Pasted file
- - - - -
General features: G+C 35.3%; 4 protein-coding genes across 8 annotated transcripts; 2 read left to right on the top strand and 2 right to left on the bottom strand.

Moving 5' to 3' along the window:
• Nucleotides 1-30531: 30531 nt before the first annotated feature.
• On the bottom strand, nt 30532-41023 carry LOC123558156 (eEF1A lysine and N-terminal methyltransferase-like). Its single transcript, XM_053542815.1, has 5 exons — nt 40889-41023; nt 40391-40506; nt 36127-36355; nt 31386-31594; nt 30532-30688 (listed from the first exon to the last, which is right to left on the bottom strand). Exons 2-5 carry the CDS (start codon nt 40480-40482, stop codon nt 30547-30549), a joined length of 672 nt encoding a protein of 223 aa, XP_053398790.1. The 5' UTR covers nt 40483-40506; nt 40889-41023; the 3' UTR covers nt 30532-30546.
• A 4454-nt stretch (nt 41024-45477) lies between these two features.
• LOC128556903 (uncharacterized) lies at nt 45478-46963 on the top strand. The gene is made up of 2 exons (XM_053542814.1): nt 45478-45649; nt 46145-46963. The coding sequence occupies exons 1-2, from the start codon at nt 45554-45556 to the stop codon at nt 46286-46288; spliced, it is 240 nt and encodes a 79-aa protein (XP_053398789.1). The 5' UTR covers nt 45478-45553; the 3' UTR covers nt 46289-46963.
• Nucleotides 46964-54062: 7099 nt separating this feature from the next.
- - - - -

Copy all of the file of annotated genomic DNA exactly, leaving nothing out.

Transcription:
General features: G+C 35.3%; 4 protein-coding genes across 8 annotated transcripts; 2 read left to right on the top strand and 2 right to left on the bottom strand.

Moving 5' to 3' along the window:
• Nucleotides 1-30531: 30531 nt before the first annotated feature.
• On the bottom strand, nt 30532-41023 carry LOC123558156 (eEF1A lysine and N-terminal methyltransferase-like). Its single transcript, XM_053542815.1, has 5 exons — nt 40889-41023; nt 40391-40506; nt 36127-36355; nt 31386-31594; nt 30532-30688 (listed from the first exon to the last, which is right to left on the bottom strand). Exons 2-5 carry the CDS (start codon nt 40480-40482, stop codon nt 30547-30549), a joined length of 672 nt encoding a protein of 223 aa, XP_053398790.1. The 5' UTR covers nt 40483-40506; nt 40889-41023; the 3' UTR covers nt 30532-30546.
• A 4454-nt stretch (nt 41024-45477) lies between these two features.
• LOC128556903 (uncharacterized) lies at nt 45478-46963 on the top strand. The gene is made up of 2 exons (XM_053542814.1): nt 45478-45649; nt 46145-46963. The coding sequence occupies exons 1-2, from the start codon at nt 45554-45556 to the stop codon at nt 46286-46288; spliced, it is 240 nt and encodes a 79-aa protein (XP_053398789.1). The 5' UTR covers nt 45478-45553; the 3' UTR covers nt 46289-46963.
• Nucleotides 46964-54062: 7099 nt separating this feature from the next.